Muscle Breakdown

When exercising for long durations (as in low-intensity, long distance running), the energy stores in your muscles (glycogen) become depleted, and your body looks for energy anywhere it can find it. Unfortunately, this energy may come from places you don't want it to, like your own muscle.

For most people who are living on a carbohydrate (glucose) based metabolism, the body is even more likely to break down muscle into the preferred energy source, glucose.  

What’s also ironic is that it takes more calories to sustain muscle then it does fat cells, and so losing muscle actually slows down your metabolism and makes you burn less calories in a given day.  Additionally, the loss of muscle means decreased insulin sensitivity and a correspondingly increased susceptibility to metabolic diseases like diabetes.

And decreased muscle mass means even more likelihood of getting injured!  Sounds like a lose-lose-lose situation in these respects...  

Aerobic "Cardio" Exercise and Heart Health

But what about running for a healthy heart? Most people believe that aerobic exercise is the best exercise for a healthy heart and for health in general. But what does the term aerobic exercise actually imply?

Well it basically means you're only tapping your aerobic metabolism, and your intensity is not high enough to make your body access full metabolism in your muscle cells.

Think of electrical conduits that only need to get electricity to a small group of people (in this case energy to your muscles).  This would imply only a small group of generators are required to create the energy, and small inefficient power lines can be used just fine.  This is low-intensity exercise. However, what if this same electrical line is now required to fuel a huge city?  Suddenly a whole new system of delivering electrical power is required, along with a more robust and efficient delivery system as well (even if for a short time, like in high-intensity exercises).  

This is analogous to what happens in high intensity exercise, where aerobic metabolism and  anaerobic metabolism are tested to their full capacity.  In fact, the way glucose metabolism works is that glucose must go through anaerobic metabolism to get to the aerobic pathway in the muscle cells, so it’s not possible to only trigger aerobic metabolism without the other.  In a high intensity environment, the whole system is forced to work more efficiently, and your heart becomes better at delivering nutrient-rich blood to your muscle cells too!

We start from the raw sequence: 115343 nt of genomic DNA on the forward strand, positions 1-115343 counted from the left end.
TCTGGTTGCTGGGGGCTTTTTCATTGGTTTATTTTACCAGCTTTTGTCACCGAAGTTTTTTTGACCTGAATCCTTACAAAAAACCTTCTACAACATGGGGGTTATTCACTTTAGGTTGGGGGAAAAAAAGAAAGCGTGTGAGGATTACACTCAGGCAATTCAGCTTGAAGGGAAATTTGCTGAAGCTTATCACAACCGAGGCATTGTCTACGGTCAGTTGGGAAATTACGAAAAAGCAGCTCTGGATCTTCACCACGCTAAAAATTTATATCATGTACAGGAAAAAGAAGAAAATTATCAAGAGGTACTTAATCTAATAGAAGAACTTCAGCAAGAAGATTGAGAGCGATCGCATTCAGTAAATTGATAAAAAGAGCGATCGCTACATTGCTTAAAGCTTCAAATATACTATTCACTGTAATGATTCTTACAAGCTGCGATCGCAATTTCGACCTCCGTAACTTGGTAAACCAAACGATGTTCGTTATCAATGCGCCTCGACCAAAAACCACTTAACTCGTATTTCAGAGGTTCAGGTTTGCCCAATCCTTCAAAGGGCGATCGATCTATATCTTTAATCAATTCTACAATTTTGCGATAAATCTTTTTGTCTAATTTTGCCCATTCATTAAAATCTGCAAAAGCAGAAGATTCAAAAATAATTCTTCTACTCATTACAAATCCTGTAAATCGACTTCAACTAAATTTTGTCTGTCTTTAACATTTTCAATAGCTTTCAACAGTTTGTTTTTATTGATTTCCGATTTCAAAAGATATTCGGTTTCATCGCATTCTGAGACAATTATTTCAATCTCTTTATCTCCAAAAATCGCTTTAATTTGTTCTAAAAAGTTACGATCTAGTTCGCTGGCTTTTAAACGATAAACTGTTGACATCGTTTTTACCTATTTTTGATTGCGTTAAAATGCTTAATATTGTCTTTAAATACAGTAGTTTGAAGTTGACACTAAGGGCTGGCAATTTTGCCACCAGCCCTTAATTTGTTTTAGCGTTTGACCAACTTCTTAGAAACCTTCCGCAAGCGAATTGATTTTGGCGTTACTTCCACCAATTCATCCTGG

We cause adaptations when we can tap into the “fight or flight” response of our body.  We can do this effectively in high intensity exercises, but unfortunately many runners sink into a comfortable pace that they get used to, and this beneficial adaptation never comes.  Running can be beneficial with this concept in mind: our advice would be to try short intense sprints, with only a little recovery time in between, rather than long steady-paced runs.  Now let us know how much harder your heart’s working when you run in this fashion!

In Excellent Health,

Garrett & Luc



The 80/20 of Strength Training


The 80/20 of Strength Training


You know now that if you want to increase muscle strength and size without putting in extra time, just one set per week is all you need.  As mentioned in a previous post, for many of you the “#1 Reason You’re Not Getting Stronger” may not be because you’re doing too little, it might be because you’re doing too much.  Rest time is vital--it’s where your body has a chance to rebuild and repair.  Depending on lifestyle, some muscles can take a few days to repair, while some can take a few weeks.  One set per week gives your body the necessary rest it deserves and needs.

So let’s say you’re going to do just one set per week...what does it look like?  Well, it’s short, it’s intense, and it’s effective.


You’re only doing one set per week so the stress is short and by definition not long-lasting or chronic.  This is a good thing because as the old adage goes, the dose makes the poison.  The set works so well because it’s acute and it’s not abused by being elongated and excessive. Because it’s not overdone, you’ll be allowing your body to recover.  Contrary to this is conventional strength training multiple times per week which, when practiced at many prescribed intensities, inherently becomes a chronic stressor.


Although you won’t be putting in extra time with multiple sets, you will be putting in an extra effort equal to multiple sets.  This set is an intense, albeit acute, stress on your body.  The intensity will force your body to respond with direct physical adaptations.  The severe stress triggers a brief increase in the stress hormones adrenaline and cortisol, raises heart rate, increases blood pressure and fatigues and breaks down muscle tissue. In order to cope with all these stressors your body changes and adapts so that the next time these come around, you’ll be better prepared to handle them.  Your body adapts by building lean muscle mass, becoming more efficient at cycling nutrient-rich blood to muscle, increasing heat shock proteins and BDNF (more on these in a later post), among lots of other benefits.